- On average, Google Chrome users reported having seven compromised passwords and 10 weak passwords.
- Google Chrome users who used the browser's autosave feature to store passwords had 11% more of their passwords compromised and 24% more weak passwords than average.
- More than one in 10 Google Chrome users have been impacted by a security breach, reporting an average monetary loss of $331 per person.
- Gen Zers were the most likely to change their password in response to a Google Chrome security warning but also the most likely to ignore the warning.
Account insecurity in America
Password security alerts notify users when their passwords and accounts are at risk and possibly accessible to attackers. This situation often happens due to a data breach. Since account security is one of the most critical issues for anyone doing business online, we wanted to find out how it's impacting users of the most popular internet browser, Google Chrome. We asked more than 1,000 Americans of all generations how often they receive password security alerts, how it makes them feel, and what—if anything—they're doing to protect their data after a breach.
Problems with passwords
We first looked into how strong people's passwords were and what factors might contribute to their vulnerability.
No matter how "weak" Google judged respondents' passwords to be, they all seemed equally vulnerable. While baby boomers had the weakest passwords of any generation surveyed, theirs were only about half as likely to be compromised as those of younger generations. Meanwhile, millennials had the lowest number of weak passwords yet the highest number of compromised ones. Remote workers were also more likely than on-site workers to have used weak passwords, but were even less likely to have had their passwords compromised.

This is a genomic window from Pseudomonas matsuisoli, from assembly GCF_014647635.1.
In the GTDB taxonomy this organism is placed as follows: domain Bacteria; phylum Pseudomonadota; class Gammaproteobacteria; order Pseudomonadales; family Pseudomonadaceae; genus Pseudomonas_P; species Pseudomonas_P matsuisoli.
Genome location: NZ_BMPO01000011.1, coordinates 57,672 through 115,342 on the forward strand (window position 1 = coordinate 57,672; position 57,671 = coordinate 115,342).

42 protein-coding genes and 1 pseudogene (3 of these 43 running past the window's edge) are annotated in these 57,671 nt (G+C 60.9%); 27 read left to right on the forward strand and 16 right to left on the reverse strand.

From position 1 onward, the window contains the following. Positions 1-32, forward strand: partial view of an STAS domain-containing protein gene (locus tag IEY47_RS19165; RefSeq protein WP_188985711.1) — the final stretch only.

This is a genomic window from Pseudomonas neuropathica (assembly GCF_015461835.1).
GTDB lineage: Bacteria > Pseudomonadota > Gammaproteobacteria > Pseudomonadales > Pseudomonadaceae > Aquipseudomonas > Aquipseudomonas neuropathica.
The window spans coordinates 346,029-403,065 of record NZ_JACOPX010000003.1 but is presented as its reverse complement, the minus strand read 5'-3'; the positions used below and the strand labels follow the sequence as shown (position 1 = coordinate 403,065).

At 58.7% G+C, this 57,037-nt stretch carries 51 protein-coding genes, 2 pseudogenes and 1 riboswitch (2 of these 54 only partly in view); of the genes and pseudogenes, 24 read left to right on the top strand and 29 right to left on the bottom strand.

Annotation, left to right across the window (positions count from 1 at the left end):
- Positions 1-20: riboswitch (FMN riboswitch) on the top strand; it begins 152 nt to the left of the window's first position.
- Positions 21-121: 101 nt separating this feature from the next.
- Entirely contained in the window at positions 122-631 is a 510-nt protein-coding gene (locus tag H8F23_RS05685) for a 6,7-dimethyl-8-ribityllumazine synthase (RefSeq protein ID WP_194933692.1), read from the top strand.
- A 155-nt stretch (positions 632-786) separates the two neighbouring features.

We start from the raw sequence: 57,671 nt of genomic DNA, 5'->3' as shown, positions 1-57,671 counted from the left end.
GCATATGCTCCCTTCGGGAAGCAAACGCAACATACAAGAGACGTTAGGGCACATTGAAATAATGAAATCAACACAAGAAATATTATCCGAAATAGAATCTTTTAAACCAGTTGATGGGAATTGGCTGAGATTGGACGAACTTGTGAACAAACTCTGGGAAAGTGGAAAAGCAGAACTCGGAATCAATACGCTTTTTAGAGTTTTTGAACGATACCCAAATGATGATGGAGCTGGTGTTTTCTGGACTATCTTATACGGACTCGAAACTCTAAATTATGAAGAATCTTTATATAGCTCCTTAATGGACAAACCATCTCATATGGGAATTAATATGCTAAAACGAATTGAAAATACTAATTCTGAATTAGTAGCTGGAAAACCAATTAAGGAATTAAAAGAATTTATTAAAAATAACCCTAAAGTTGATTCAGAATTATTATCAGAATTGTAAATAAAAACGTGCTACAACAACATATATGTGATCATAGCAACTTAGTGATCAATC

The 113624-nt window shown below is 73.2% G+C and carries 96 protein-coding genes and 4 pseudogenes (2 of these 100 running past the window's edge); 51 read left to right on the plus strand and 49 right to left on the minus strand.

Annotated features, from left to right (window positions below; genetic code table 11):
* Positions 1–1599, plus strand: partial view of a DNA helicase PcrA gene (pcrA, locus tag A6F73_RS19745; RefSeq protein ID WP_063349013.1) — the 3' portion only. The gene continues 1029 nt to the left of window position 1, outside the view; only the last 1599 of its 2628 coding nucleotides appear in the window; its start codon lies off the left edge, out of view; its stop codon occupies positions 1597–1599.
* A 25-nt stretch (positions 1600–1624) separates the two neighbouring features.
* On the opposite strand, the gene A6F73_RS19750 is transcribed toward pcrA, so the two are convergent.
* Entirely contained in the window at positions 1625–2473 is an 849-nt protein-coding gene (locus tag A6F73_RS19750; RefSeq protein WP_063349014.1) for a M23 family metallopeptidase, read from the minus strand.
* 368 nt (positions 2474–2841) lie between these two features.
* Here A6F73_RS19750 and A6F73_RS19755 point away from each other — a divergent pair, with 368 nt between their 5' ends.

We also found that users who opted to autosave their passwords were considered by Google to be more at-risk, since they tended to use weaker passwords than those who did not autosave. Considering that more than 42% of respondents rely on this feature, could this be why more than 10% of Google Chrome users reported security breaches, costing the average user over $300?
Cryptocurrency investors turned out to be the most password-savvy. Crypto users often use cold wallets with extremely long and complex passwords to safely store their crypto funds, which could be why they're more cautious with their passwords. And with the world of crypto being so complex, those involved are likely more technically-minded than the average person. So, perhaps it's no surprise that these investors were 52% less likely to have weak passwords than the rest of our respondents.
The emotional impact of security alerts
Security warnings from your browser about potentially compromised accounts can cause strong emotions, especially when finances or sensitive information is at risk. Most reactions were unpleasant, while others were more surprising.